House Office Building Cafeteria Employees Hospitalized Due to Exposure to Lead Paint Dust — Eight cafeteria employees at the Longworth House Office Building at 9 Independence Ave. SE were hospitalized after being exposed to lead paint dust released during overnight renovations. [Washington Post]
Bayou Bakery Expands Dinner Service Starting Friday — Capitol Hill eatery Bayou Bakery will start serving dinner on Friday, with plans to serve fried chicken livers, seared Cajun pork belly and blue crab fritters. [Washington Post]
Turf Athletic Field at Randall Recreation Center Almost Complete — Construction on a new turf athletic field at Randall Recreation Center in Southwest is almost complete. The field includes a new scoreboard, soccer field and baseball/softball field. [SWTLQTC]
NoMa Parks Foundation Purchases Two Acres North of New York Avenue NE — The NoMa Parks Foundation purchased two acres from Pepco at the northern end of NoMa to convert into a park. It’s the second park purchased by the parks foundation, a branch of the NoMa Business Improvement District. [Washington Business Journal]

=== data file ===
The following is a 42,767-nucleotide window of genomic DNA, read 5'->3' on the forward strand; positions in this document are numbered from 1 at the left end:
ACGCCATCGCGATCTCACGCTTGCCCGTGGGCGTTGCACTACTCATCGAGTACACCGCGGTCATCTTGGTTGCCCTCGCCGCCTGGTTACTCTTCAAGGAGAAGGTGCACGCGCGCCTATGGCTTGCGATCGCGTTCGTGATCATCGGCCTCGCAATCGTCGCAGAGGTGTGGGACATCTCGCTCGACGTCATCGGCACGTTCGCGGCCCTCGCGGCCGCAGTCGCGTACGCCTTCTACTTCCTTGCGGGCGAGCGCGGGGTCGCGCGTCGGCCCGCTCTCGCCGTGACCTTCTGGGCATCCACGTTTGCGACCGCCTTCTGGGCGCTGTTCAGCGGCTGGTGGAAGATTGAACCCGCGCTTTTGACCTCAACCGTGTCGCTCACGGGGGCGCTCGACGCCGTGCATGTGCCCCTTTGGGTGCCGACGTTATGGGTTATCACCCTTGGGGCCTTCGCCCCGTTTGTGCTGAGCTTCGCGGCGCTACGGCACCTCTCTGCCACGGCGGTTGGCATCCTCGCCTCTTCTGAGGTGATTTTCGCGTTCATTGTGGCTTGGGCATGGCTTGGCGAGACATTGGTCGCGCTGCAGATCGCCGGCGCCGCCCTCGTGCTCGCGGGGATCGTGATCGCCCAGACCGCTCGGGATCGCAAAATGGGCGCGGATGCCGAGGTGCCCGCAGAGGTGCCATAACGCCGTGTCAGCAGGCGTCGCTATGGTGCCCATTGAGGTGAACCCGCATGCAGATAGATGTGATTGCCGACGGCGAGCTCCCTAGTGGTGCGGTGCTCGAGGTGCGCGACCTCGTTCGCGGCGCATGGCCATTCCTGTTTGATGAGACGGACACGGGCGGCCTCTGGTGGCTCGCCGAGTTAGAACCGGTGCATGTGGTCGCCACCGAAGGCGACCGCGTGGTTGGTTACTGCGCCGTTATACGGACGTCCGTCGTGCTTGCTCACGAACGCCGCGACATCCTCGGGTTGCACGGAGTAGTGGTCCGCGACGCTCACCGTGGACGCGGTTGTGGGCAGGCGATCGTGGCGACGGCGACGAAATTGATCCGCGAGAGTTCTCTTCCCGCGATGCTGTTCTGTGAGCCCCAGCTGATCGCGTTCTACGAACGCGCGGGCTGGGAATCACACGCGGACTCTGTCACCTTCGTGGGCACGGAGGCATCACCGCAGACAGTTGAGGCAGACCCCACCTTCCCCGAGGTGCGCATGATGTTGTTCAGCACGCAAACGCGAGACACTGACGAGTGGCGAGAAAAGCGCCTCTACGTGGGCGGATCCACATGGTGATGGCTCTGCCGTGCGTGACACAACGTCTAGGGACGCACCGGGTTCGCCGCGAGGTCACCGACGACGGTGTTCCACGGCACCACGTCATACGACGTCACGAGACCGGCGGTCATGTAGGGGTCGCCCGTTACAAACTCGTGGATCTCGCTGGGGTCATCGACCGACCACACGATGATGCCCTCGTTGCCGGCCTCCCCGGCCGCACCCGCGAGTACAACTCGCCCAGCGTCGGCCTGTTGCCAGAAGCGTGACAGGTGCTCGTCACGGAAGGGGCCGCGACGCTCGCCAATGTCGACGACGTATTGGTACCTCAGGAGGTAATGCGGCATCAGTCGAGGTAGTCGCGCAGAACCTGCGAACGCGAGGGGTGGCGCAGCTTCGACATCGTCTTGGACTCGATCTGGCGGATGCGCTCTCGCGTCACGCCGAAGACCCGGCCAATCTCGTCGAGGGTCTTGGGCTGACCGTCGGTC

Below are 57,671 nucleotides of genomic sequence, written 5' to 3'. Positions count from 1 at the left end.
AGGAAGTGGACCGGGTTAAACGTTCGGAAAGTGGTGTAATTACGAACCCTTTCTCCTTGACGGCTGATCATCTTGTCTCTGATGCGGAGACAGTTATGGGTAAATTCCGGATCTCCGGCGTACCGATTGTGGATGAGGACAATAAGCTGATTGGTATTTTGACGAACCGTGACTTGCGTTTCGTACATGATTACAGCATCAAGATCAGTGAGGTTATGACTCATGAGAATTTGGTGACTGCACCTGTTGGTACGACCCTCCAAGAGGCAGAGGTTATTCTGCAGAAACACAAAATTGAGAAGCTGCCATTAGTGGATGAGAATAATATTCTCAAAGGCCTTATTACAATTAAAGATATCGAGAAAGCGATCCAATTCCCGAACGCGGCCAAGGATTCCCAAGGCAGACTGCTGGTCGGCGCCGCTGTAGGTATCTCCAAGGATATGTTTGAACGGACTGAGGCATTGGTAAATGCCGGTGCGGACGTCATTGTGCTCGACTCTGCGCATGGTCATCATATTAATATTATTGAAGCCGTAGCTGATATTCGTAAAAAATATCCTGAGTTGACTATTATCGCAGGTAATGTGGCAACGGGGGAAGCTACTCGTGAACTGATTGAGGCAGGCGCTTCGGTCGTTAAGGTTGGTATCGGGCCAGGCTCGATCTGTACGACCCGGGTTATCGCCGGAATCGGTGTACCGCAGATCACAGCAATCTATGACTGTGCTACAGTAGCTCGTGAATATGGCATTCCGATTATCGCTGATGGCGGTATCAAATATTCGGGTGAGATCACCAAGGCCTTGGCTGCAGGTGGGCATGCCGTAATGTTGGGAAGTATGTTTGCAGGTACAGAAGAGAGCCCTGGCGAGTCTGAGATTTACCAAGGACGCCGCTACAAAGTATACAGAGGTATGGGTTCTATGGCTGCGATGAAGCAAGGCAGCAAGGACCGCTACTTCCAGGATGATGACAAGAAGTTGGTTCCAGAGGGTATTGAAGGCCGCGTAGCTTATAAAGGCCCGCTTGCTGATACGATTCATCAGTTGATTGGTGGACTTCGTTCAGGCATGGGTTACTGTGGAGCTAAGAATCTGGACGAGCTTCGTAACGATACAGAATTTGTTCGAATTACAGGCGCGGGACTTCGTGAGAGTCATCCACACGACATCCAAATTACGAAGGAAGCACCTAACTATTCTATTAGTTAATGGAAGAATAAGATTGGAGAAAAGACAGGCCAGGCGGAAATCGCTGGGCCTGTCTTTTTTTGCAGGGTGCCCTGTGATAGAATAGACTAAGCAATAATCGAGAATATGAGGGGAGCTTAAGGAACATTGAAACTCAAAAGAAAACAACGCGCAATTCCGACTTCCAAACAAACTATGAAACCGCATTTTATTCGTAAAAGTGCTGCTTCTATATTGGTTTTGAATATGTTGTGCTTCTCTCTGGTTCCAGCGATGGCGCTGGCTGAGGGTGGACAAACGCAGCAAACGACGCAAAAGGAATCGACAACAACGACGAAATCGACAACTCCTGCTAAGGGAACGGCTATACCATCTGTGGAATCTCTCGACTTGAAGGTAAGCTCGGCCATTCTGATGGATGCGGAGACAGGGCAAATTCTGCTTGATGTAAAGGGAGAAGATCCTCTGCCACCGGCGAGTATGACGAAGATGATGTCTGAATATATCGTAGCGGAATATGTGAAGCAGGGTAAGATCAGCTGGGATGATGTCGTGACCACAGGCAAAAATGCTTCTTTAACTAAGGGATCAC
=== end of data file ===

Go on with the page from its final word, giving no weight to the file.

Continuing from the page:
D.C. Councilmembers Speak Out Against Pepco-Exelon merger — Ward 6 Councilman Charles Allen joined Ward 3 Councilwoman Mary Cheh and At Large Councilmembers David Grosso and Elissa Silverman on a letter urging the District’s Public Service Commission to reject the proposed takeover of Pepco by Exelon. [Washington Post]
Enterprise Car Rental to Open in Southwest This Week — Enterprise car rental is slated to open its new location at Waterfront Station at 1100 4th Street SW this week. [SWTLQTC]
Video Compares H Street Streetcar to Simpsons’ Monorail — A song created by Express writer Sadie Dingfelder, who has written other local transit-themed tunes, compares the H Street Streetcar to the Springfield Monorail from The Simpsons. [Washington Post]
Group Opposed to Hine Project Development Files Freedom of Information Act Request for ANC Documents — The Hine Coalition, a group of Capitol Hill residents opposed to the Hine Project development next to Eastern Market, have filed a Freedom of Information Act Request for documents related to ANC 6B’s consideration of the project. [Capitol Hill Corner]
Pedestrian Killed in Car Accident on Maine Avenue SW on Friday — A person driving a car struck a pedestrian just before 8:30 p.m. Friday on Maine Avenue SW. The pedestrian died shortly after arriving at the hospital. [WUSA]